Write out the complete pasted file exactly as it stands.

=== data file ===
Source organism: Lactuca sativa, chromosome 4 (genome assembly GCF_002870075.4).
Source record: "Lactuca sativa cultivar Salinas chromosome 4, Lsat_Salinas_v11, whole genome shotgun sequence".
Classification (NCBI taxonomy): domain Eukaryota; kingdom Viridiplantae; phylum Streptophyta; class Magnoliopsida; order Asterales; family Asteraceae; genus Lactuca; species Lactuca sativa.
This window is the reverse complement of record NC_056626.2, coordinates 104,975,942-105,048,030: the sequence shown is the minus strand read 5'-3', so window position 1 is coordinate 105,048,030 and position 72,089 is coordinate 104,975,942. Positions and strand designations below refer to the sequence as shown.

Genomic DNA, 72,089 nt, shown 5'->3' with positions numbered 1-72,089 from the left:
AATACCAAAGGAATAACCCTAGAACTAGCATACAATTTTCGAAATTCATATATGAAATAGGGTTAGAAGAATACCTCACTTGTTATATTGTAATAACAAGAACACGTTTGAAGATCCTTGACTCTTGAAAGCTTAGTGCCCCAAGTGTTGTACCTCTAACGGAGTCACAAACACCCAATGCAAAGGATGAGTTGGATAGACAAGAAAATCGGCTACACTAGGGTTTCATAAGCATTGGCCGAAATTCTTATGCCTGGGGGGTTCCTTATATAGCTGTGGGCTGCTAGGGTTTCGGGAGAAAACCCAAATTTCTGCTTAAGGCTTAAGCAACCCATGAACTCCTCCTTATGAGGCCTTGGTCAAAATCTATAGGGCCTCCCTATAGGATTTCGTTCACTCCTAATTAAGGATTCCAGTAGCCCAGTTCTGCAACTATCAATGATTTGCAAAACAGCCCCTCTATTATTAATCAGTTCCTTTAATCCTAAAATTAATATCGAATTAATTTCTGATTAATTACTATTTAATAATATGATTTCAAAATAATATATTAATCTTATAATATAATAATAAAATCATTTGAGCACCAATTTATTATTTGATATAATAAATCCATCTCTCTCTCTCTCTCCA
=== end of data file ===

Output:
Source organism: Lactuca sativa, chromosome 4 (genome assembly GCF_002870075.4).
Source record: "Lactuca sativa cultivar Salinas chromosome 4, Lsat_Salinas_v11, whole genome shotgun sequence".
Classification (NCBI taxonomy): domain Eukaryota; kingdom Viridiplantae; phylum Streptophyta; class Magnoliopsida; order Asterales; family Asteraceae; genus Lactuca; species Lactuca sativa.
This window is the reverse complement of record NC_056626.2, coordinates 104,975,942-105,048,030: the sequence shown is the minus strand read 5'-3', so window position 1 is coordinate 105,048,030 and position 72,089 is coordinate 104,975,942. Positions and strand designations below refer to the sequence as shown.

Genomic DNA, 72,089 nt, shown 5'->3' with positions numbered 1-72,089 from the left:
AATACCAAAGGAATAACCCTAGAACTAGCATACAATTTTCGAAATTCATATATGAAATAGGGTTAGAAGAATACCTCACTTGTTATATTGTAATAACAAGAACACGTTTGAAGATCCTTGACTCTTGAAAGCTTAGTGCCCCAAGTGTTGTACCTCTAACGGAGTCACAAACACCCAATGCAAAGGATGAGTTGGATAGACAAGAAAATCGGCTACACTAGGGTTTCATAAGCATTGGCCGAAATTCTTATGCCTGGGGGGTTCCTTATATAGCTGTGGGCTGCTAGGGTTTCGGGAGAAAACCCAAATTTCTGCTTAAGGCTTAAGCAACCCATGAACTCCTCCTTATGAGGCCTTGGTCAAAATCTATAGGGCCTCCCTATAGGATTTCGTTCACTCCTAATTAAGGATTCCAGTAGCCCAGTTCTGCAACTATCAATGATTTGCAAAACAGCCCCTCTATTATTAATCAGTTCCTTTAATCCTAAAATTAATATCGAATTAATTTCTGATTAATTACTATTTAATAATATGATTTCAAAATAATATATTAATCTTATAATATAATAATAAAATCATTTGAGCACCAATTTATTATTTGATATAATAAATCCATCTCTCTCTCTCTCTCCA